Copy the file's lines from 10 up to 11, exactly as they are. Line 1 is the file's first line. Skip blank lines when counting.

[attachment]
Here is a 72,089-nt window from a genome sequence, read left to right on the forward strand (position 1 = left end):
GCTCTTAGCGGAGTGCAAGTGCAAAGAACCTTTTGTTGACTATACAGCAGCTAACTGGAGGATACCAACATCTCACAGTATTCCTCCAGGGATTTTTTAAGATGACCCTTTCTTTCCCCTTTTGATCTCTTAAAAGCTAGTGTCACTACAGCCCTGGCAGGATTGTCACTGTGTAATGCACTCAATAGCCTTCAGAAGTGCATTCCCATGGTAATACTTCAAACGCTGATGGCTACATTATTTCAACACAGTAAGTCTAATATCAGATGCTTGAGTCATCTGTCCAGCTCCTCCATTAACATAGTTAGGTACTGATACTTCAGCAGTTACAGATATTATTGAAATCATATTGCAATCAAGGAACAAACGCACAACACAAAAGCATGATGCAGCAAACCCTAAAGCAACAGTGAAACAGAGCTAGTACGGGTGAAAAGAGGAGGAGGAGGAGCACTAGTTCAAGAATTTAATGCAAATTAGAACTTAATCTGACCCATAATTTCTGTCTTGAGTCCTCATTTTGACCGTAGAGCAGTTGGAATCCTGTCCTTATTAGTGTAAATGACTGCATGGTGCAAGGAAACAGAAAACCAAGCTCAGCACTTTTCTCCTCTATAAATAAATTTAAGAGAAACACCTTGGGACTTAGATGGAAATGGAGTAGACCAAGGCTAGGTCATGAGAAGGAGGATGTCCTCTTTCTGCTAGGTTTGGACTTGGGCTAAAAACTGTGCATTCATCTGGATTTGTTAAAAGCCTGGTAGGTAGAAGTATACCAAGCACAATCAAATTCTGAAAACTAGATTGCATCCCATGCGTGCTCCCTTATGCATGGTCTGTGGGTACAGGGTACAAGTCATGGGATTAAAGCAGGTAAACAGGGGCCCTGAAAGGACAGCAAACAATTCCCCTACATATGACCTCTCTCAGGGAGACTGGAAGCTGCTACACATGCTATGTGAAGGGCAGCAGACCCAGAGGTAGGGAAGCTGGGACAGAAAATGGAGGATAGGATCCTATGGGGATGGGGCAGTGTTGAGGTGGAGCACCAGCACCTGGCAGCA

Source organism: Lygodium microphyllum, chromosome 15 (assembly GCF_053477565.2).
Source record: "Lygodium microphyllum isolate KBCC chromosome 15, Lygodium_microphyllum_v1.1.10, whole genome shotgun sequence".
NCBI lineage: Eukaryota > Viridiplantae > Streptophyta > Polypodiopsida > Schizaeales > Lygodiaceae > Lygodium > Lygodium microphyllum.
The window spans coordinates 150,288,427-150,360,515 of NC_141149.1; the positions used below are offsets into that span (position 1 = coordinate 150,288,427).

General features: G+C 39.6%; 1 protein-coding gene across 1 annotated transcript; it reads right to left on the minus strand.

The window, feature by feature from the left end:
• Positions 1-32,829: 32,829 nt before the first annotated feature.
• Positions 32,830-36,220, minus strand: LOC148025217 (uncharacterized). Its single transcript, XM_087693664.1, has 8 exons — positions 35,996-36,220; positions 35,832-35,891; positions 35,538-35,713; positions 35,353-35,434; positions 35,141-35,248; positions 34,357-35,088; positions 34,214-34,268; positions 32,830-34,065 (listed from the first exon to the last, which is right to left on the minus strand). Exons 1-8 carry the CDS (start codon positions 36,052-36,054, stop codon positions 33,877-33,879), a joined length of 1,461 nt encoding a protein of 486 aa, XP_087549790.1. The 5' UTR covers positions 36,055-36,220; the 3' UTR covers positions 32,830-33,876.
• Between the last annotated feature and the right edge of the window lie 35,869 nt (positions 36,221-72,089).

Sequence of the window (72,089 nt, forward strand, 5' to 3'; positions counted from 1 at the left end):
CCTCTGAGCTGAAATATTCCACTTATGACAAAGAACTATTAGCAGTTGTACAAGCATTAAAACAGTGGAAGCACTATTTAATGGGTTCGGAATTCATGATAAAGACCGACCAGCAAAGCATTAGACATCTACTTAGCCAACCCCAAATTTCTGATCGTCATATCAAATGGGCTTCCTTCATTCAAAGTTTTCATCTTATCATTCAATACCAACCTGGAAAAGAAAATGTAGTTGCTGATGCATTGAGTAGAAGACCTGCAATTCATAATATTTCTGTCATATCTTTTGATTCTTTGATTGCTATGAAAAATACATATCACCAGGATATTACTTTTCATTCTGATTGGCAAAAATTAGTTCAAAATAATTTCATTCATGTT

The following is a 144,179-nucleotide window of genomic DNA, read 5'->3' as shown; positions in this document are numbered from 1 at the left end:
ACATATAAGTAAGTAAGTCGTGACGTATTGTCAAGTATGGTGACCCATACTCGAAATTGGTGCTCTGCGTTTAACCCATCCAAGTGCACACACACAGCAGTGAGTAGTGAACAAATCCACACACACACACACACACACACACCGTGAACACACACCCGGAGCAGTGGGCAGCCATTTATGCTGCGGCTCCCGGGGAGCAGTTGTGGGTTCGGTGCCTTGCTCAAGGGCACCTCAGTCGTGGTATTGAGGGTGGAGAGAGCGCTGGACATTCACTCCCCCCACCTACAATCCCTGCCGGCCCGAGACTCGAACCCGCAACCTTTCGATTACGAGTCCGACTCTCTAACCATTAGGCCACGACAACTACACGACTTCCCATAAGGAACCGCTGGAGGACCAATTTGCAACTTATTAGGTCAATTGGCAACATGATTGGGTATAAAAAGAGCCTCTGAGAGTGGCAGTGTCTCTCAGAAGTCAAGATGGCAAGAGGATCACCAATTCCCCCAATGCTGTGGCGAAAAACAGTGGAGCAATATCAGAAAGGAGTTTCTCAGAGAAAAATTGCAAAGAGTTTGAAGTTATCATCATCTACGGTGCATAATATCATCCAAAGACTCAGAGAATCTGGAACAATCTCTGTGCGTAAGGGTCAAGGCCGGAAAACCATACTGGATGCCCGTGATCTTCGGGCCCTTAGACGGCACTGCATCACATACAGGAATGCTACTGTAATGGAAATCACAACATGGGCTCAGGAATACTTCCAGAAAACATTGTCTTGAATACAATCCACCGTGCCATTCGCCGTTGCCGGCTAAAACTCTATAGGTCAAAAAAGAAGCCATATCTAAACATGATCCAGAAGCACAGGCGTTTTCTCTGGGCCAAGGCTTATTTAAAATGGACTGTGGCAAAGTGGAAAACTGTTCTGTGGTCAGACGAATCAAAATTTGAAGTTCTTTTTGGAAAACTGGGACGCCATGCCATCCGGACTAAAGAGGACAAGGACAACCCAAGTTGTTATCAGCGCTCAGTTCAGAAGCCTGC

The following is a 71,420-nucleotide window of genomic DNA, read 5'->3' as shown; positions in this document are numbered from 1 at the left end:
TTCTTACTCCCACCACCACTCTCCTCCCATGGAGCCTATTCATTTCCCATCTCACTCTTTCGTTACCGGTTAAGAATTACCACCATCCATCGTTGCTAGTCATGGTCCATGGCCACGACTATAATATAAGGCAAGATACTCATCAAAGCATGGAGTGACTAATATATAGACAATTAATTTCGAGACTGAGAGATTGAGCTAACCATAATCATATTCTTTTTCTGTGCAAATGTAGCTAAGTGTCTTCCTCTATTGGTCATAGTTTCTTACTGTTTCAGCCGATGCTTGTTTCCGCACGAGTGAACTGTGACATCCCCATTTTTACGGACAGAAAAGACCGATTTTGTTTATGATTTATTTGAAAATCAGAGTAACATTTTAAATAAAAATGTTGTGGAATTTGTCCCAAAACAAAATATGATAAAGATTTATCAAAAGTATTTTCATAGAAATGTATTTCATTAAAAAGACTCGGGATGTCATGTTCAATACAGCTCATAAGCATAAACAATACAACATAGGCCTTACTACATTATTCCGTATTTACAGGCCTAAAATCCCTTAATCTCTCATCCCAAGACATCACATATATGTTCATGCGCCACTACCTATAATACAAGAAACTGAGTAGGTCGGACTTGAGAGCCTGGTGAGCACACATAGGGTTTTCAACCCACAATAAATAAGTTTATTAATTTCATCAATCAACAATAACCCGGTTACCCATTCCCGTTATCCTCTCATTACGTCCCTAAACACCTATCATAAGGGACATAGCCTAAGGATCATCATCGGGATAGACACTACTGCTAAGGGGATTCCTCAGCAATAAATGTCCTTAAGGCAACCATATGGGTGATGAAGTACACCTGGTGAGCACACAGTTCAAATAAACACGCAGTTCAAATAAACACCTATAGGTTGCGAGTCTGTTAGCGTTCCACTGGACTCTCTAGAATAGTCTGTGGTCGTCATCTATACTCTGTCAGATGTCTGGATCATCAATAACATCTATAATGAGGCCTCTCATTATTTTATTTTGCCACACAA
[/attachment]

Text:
• Positions 32,830-36,220, minus strand: LOC148025217 (uncharacterized). Its single transcript, XM_087693664.1, has 8 exons — positions 35,996-36,220; positions 35,832-35,891; positions 35,538-35,713; positions 35,353-35,434; positions 35,141-35,248; positions 34,357-35,088; positions 34,214-34,268; positions 32,830-34,065 (listed from the first exon to the last, which is right to left on the minus strand). Exons 1-8 carry the CDS (start codon positions 36,052-36,054, stop codon positions 33,877-33,879), a joined length of 1,461 nt encoding a protein of 486 aa, XP_087549790.1. The 5' UTR covers positions 36,055-36,220; the 3' UTR covers positions 32,830-33,876.
• Between the last annotated feature and the right edge of the window lie 35,869 nt (positions 36,221-72,089).